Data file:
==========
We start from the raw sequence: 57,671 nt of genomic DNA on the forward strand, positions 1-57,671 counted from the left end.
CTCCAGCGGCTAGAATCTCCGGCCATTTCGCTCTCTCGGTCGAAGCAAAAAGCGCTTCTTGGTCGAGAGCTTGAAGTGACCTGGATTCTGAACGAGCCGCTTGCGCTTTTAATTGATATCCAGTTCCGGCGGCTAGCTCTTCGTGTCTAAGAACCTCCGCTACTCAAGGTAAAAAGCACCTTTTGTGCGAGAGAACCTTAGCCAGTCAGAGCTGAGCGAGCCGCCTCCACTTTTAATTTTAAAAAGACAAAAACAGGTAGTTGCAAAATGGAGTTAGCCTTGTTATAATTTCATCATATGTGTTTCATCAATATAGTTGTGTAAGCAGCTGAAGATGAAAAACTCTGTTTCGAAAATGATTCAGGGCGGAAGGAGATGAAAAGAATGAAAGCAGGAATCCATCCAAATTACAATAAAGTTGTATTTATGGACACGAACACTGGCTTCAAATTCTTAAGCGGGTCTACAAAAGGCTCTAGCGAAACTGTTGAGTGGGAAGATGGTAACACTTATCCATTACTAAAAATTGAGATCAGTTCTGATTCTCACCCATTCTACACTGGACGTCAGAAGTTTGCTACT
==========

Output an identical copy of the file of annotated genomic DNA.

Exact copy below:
We start from the raw sequence: 57,671 nt of genomic DNA on the forward strand, positions 1-57,671 counted from the left end.
CTCCAGCGGCTAGAATCTCCGGCCATTTCGCTCTCTCGGTCGAAGCAAAAAGCGCTTCTTGGTCGAGAGCTTGAAGTGACCTGGATTCTGAACGAGCCGCTTGCGCTTTTAATTGATATCCAGTTCCGGCGGCTAGCTCTTCGTGTCTAAGAACCTCCGCTACTCAAGGTAAAAAGCACCTTTTGTGCGAGAGAACCTTAGCCAGTCAGAGCTGAGCGAGCCGCCTCCACTTTTAATTTTAAAAAGACAAAAACAGGTAGTTGCAAAATGGAGTTAGCCTTGTTATAATTTCATCATATGTGTTTCATCAATATAGTTGTGTAAGCAGCTGAAGATGAAAAACTCTGTTTCGAAAATGATTCAGGGCGGAAGGAGATGAAAAGAATGAAAGCAGGAATCCATCCAAATTACAATAAAGTTGTATTTATGGACACGAACACTGGCTTCAAATTCTTAAGCGGGTCTACAAAAGGCTCTAGCGAAACTGTTGAGTGGGAAGATGGTAACACTTATCCATTACTAAAAATTGAGATCAGTTCTGATTCTCACCCATTCTACACTGGACGTCAGAAGTTTGCTACT